This article aims to explain how FotoWeb interacts with Index Manager to help you understand the benefits and implications of this setup.
How indexing works
As FotoWeb has no built-in metadata indexing and search engine or file crawler, it relies on Index Manager to crawl and monitor the file repositories and keep the indexes in check with real-time events in the file system. This way, when a file changes, Index Manager is notified of the change by the file system, reindexes the file's content and updates the index so that a FotoWeb user who performs a search can immediately see the changes that have happened and receive updated search hits. To improve system responsiveness, Index Manager pushes indexed metadata to the MongoDB service hosted by the FotoWeb. Several Index Managers can deliver metadata to a single FotoWeb server to allow you to balance the load across several crawler/indexing engines.
File system notifications a requirement
For the indexing to work optimally, the file storage has to be on a volume that can be accessed over the SMB protocol and that supports file system notifications. This way, Index Manager is notified of changes as they happen. Connecting Index Manager to local NTFS volumes on the server will also work.
File detection mechanisms are described in depth in this article.
How FotoWeb uses Index Manager
Much of the communications between FotoWeb and Index Manager runs over TCP/IP.
This is true when FotoWeb sends search requests to Index Manager and when writing metadata updates. These commands are passed over the FWP protocol (port 7000, secure fwps runs on port 7001 by default) and executed by the Index Manager server. Hence, its actually Index Manager that performs many of the metadata operations in the system, and it's the process account set on the Index Manager server that reads and writes metadata to the files.
When a user requests a file download, FotoWeb gets the UNC path (\\servername\sharename\filename.xxx) to the resource and obtains the file on the network. Thus, the process account on the FotoWeb server needs to be able to read files from the network shares where the files are stored.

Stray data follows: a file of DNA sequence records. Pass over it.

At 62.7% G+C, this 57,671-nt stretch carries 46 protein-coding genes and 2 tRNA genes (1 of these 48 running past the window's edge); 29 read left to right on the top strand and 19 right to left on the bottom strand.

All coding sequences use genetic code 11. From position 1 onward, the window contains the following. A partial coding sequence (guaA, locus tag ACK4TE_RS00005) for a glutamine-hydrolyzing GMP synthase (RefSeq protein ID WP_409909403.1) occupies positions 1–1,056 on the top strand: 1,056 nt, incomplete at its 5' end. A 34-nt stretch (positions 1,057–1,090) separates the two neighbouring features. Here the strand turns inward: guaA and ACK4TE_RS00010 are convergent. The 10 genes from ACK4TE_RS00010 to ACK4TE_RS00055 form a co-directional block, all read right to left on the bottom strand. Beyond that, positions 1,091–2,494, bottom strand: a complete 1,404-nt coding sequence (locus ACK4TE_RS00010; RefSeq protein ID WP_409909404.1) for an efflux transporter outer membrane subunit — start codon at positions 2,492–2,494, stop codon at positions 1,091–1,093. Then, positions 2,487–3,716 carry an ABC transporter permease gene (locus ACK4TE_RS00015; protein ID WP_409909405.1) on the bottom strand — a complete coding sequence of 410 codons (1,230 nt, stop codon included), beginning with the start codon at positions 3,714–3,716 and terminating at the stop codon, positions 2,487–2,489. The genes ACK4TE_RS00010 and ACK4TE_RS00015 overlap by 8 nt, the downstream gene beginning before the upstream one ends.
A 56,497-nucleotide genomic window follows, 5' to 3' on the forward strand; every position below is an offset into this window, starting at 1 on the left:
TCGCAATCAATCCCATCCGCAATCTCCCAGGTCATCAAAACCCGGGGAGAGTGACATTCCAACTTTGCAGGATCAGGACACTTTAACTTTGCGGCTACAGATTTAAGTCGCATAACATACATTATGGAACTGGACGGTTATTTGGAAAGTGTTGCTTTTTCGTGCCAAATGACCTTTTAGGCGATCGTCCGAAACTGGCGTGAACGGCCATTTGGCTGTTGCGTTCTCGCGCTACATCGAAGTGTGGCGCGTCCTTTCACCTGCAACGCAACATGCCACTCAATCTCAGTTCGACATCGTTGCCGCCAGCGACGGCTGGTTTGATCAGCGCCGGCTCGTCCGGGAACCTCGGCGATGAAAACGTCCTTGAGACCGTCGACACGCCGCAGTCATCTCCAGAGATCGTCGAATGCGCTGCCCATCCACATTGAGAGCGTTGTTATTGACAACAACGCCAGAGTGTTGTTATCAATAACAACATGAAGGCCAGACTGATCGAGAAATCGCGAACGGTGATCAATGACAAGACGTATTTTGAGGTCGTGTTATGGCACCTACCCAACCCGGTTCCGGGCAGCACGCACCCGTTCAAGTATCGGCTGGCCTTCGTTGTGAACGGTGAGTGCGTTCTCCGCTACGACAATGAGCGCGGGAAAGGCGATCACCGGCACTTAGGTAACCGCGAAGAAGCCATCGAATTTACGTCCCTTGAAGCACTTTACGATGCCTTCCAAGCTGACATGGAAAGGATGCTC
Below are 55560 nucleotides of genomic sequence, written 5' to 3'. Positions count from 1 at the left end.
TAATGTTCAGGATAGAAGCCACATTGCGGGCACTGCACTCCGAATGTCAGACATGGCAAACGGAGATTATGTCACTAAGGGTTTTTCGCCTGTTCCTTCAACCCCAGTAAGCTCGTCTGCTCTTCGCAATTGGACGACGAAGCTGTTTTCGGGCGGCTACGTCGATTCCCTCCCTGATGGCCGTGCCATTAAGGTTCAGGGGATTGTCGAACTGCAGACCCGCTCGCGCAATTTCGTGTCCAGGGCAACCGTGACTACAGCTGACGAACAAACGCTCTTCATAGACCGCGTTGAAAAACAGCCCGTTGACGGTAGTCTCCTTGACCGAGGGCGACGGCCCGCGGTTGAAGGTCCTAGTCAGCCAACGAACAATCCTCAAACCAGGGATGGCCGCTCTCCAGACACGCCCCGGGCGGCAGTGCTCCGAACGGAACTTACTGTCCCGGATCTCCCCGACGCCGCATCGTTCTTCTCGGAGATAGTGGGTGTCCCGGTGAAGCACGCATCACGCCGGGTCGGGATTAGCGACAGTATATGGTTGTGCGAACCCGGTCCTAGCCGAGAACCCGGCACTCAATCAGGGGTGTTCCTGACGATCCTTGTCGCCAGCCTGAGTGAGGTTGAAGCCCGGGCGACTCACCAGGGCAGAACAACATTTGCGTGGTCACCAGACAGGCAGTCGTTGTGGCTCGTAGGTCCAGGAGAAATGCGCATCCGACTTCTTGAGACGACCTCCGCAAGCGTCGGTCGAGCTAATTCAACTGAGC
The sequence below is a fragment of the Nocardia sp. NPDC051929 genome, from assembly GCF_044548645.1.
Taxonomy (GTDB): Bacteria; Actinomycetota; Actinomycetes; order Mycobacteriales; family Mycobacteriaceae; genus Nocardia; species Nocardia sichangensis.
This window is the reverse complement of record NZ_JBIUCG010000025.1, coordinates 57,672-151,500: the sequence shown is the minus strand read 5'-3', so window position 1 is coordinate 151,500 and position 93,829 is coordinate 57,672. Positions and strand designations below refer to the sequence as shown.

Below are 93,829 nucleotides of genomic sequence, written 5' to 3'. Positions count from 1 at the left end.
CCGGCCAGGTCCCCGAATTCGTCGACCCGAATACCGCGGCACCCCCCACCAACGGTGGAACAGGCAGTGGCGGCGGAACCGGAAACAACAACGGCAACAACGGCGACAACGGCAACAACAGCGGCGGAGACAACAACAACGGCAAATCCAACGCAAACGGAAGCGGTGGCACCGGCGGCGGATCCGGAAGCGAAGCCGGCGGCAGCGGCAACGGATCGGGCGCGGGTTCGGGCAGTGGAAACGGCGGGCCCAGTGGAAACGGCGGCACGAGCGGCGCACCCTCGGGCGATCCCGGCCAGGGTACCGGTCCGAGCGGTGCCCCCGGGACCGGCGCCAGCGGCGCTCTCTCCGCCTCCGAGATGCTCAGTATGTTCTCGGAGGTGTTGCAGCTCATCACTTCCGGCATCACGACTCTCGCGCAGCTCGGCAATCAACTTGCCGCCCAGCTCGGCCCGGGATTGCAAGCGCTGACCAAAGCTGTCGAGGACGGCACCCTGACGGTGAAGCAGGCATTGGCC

Note: It is possible to run FotoWeb and Index Manager on the same server, in which case they share a common process account that is used for accessing the asset repositories.
MongoDB - The FotoWeb Database
FotoWeb's database, MongoDB, is a NoSQL database. Much of what MongoDB does is hidden under the surface in FotoWeb and not generally something users or administrators need to monitor. Index Manager pushes metadata to the MongoDB server and keeps its indexes and the database content in sync. FotoWeb in turn reads metadata from the MongoDB database.
IMPORTANT: NEVER DELETE THE MONGODB DATABASE!
The MongoDB database contains much valuable data that is used by FotoWeb and necessary for FotoWeb to operate correctly.
Deleting the MongoDB will result in data loss.
A single FotoWeb server can only connect to one MongoDB database, and it "owns" that database. However, several Index Managers crawling your servers' file repositories can push metadata to that database server. It is also possible to configure Index Manager to push metadata to a MongoDB Replica set to maintain a high-availability scheme.
FotoWeb has a number of caching mechanisms to aid system performance. Additionally, Index Manager has thumbnail and preview caching of the assets it indexes, and it will continually generate cached content when new assets are indexed or when existing assets are changed. You can learn more about Index Manager caching here.